He became editor-in-chief the Journal of Statistical Physics in 1975, one of the most important journals in the field, and has been editor in chief ever since, till he resigned the position in September 2018. Lebowitz hosts a biannual series of conferences [4] held, first at Yeshiva University and later at Rutgers University, which has been running for 60 years. He is also known as a co-editor of an influential review series, 'Phase transitions and critical phenomena'.

Awards and honors[edit]

Lebowitz has been awarded several honors, such as the Boltzmann Medal (1992),[5] the Nicholson Medal (1994) awarded by the American Physical Society, the Delmer S. Fahrney Medal (1995), the Henri Poincaré Prize (2000),[6] the Volterra Award (2001), the Heineman Prize for Mathematical Physics (2021) and many others. Among other recognitions, Lebowitz was awarded the Max Planck Medal in 2007 "for his important contributions to the statistical physics of equilibrium and non-equilibrium systems, in particular his contributions to the theory of phase transitions, the dynamics of infinite systems, and the stationary non-equilibrium states" and "for his promoting of new directions of this field at its farthest front, and for enthusiastically introducing several generations of scientists to the field."[7][8] In 2014 he received the Grande Médaille of the French Academy of Sciences.[9] His Heineman Prize citation reads: "For seminal contributions to nonequilibrium and equilibrium statistical mechanics, in particular, studies of large deviations in nonequilibrium steady states and rigorous analysis of Gibbs equilibrium ensembles."[10]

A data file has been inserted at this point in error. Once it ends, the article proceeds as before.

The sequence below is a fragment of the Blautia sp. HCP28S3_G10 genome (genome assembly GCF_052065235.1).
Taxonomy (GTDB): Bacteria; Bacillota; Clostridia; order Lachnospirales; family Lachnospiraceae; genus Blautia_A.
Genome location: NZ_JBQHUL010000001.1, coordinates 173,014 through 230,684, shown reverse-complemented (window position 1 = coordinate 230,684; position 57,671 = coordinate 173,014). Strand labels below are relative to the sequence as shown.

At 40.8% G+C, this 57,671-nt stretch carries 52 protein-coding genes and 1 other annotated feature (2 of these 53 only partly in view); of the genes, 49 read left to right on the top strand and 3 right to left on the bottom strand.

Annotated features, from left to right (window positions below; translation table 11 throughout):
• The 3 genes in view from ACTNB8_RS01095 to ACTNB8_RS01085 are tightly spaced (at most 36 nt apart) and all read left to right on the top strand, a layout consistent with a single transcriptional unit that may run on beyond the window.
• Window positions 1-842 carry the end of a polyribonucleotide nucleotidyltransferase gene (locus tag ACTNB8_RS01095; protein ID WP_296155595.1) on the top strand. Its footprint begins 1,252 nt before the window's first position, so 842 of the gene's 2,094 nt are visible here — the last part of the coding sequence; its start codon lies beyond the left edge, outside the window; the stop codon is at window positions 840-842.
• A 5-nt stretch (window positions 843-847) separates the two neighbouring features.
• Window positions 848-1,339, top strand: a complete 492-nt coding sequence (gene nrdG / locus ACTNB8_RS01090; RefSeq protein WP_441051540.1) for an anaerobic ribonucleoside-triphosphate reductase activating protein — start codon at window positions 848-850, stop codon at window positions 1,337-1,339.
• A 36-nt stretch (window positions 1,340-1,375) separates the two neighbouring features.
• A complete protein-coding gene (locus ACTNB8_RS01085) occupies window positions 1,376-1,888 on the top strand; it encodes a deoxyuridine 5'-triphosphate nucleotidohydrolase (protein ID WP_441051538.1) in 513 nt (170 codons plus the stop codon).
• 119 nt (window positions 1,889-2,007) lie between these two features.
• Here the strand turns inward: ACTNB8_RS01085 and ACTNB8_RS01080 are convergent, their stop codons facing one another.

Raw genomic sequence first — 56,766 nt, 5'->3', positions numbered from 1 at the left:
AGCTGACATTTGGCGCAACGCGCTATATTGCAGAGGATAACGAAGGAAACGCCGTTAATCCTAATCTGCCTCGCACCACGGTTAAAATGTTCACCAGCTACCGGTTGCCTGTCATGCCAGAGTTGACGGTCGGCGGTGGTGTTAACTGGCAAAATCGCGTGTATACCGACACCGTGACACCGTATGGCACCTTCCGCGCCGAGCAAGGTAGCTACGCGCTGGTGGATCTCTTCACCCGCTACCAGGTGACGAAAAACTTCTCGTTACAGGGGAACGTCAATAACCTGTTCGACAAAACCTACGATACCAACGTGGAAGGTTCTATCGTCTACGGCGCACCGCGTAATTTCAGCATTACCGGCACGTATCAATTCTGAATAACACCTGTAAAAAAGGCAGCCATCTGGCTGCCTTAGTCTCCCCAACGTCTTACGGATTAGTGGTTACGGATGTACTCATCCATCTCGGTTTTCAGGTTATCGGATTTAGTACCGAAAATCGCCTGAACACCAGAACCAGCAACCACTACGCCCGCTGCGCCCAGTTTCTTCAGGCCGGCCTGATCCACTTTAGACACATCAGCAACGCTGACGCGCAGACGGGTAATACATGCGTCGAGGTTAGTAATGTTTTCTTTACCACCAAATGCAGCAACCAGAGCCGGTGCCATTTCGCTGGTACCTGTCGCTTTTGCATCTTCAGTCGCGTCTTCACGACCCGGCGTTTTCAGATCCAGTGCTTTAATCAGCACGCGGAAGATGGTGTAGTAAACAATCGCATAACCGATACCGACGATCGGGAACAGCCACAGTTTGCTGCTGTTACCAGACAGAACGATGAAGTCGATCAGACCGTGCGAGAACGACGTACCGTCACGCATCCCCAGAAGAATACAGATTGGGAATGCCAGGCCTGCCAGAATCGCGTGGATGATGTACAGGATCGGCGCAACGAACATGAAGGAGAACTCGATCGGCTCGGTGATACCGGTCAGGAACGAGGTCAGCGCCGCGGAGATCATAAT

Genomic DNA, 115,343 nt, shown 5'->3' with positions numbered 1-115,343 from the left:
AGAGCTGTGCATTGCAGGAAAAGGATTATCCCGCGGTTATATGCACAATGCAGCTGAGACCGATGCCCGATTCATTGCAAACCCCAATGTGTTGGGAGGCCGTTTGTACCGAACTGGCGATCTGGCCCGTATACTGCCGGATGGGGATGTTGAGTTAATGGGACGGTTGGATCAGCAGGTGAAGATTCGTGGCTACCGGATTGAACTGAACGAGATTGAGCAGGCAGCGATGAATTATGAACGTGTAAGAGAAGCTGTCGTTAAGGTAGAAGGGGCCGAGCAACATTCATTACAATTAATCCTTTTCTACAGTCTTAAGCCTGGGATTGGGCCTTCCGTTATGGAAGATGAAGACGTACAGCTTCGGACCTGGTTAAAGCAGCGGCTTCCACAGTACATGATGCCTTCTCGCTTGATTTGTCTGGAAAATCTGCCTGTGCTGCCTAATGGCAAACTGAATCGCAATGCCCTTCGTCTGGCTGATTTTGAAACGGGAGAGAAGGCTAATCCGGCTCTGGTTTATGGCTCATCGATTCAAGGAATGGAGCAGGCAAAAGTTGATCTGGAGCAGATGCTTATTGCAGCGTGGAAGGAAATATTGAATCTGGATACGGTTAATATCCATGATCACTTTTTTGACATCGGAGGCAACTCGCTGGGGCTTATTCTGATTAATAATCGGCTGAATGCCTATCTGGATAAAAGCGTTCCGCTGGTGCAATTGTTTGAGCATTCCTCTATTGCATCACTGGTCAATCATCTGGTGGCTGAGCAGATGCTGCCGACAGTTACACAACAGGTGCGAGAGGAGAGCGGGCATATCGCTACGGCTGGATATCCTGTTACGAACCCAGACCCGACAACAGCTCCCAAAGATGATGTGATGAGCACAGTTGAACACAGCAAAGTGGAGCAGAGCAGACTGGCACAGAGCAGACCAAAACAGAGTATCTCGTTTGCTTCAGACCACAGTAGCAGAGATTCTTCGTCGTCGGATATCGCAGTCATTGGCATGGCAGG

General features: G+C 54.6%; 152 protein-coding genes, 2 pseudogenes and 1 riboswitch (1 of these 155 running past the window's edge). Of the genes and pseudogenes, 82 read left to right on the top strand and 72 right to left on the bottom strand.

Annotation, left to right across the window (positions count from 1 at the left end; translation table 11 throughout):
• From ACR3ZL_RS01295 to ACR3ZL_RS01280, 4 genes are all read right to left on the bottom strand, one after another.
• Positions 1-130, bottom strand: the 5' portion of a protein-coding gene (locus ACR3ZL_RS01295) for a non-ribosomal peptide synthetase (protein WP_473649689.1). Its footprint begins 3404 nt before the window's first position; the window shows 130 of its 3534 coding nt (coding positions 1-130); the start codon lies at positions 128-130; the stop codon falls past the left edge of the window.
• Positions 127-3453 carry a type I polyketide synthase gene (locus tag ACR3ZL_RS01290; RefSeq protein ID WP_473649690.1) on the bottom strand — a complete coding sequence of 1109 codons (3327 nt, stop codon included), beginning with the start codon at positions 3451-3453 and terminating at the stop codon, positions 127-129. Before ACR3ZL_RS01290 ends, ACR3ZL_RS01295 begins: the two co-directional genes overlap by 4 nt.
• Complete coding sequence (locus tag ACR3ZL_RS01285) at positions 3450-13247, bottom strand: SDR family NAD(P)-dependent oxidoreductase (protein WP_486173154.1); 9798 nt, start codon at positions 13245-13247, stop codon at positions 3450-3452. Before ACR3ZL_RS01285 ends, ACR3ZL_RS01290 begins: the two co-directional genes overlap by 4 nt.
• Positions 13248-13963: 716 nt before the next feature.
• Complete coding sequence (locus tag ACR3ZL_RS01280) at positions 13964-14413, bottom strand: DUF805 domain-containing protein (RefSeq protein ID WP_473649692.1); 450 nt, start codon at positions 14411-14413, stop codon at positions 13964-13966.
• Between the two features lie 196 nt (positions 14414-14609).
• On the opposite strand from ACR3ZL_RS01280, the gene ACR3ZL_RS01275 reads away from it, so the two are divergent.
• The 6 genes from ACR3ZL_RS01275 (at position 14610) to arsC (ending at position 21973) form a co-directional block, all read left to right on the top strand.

Lebowitz is a member of the United States National Academy of Sciences. In 1966, he became a fellow of the American Physical Society.[11] and in 2012, he became a fellow of the American Mathematical Society.[12]

He received an honorary Doctor of Science degree at Syracuse University's 158th Commencement in 2012.[13]


  1. ^ "Lebowitz, Joel Louis, 1930-". American Institute of Physics. Retrieved 30 April 2021.
  2. ^ Committee of Concerned Scientists, Leadership List Archived 2008-06-26 at the Wayback Machine. Committee of Concerned Scientists. Accessed June 28, 2008.
  3. ^ Enslin, Rob (November 29, 2018). "A Moral Vision of Science: Physicist Joel L. Lebowitz G'55, G'56, H'12 Believes Science and Morality are Inextricably Linked". SU News. Retrieved 29 April 2021.
  4. ^ "Archived copy". Archived from the original on 2008-06-16. Retrieved 2008-07-31.CS1 maint: archived copy as title (link)
  5. ^ The Boltzmann Award 1992
  6. ^ "Laudatio for Joel L. Lebowitz by David Ruelle (IHES, Paris)". Retrieved 29 April 2021.
  7. ^ Rutgers Physics News
  8. ^ Deutsche Physikalische Gesellschaft, Pressemitteilung, 2006
  9. ^ Grande Médaille of the French Academy of Sciences Archived 2014-10-06 at the Wayback Machine
  10. ^ APS Heineman Prize Announcement, 2020
  11. ^ List of Fellows of the American Physical Society.
  12. ^ List of Fellows of the American Mathematical Society, retrieved 2013-01-27.
  13. ^ "Lebowitz, Moore, Schramm and Sorkin to receive Syracuse University honorary degrees". SU News. April 9, 2012. Retrieved 29 April 2021.

External links[edit]